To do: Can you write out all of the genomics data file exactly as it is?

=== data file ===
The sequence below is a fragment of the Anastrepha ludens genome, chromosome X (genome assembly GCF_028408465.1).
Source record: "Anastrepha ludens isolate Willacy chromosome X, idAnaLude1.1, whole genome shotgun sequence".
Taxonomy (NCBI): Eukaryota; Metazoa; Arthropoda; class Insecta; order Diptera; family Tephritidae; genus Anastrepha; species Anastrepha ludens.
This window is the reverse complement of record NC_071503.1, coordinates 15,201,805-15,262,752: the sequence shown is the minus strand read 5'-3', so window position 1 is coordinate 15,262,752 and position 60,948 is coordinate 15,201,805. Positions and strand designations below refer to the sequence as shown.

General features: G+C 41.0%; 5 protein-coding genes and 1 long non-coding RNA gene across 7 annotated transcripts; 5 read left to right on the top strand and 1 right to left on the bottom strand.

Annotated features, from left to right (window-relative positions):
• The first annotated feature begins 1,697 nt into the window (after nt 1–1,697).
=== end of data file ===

The sequence below is a fragment of the Anastrepha ludens genome, chromosome X (genome assembly GCF_028408465.1).
Source record: "Anastrepha ludens isolate Willacy chromosome X, idAnaLude1.1, whole genome shotgun sequence".
Taxonomy (NCBI): Eukaryota; Metazoa; Arthropoda; class Insecta; order Diptera; family Tephritidae; genus Anastrepha; species Anastrepha ludens.
This window is the reverse complement of record NC_071503.1, coordinates 15,201,805-15,262,752: the sequence shown is the minus strand read 5'-3', so window position 1 is coordinate 15,262,752 and position 60,948 is coordinate 15,201,805. Positions and strand designations below refer to the sequence as shown.

General features: G+C 41.0%; 5 protein-coding genes and 1 long non-coding RNA gene across 7 annotated transcripts; 5 read left to right on the top strand and 1 right to left on the bottom strand.

Annotated features, from left to right (window-relative positions):
• The first annotated feature begins 1,697 nt into the window (after nt 1–1,697).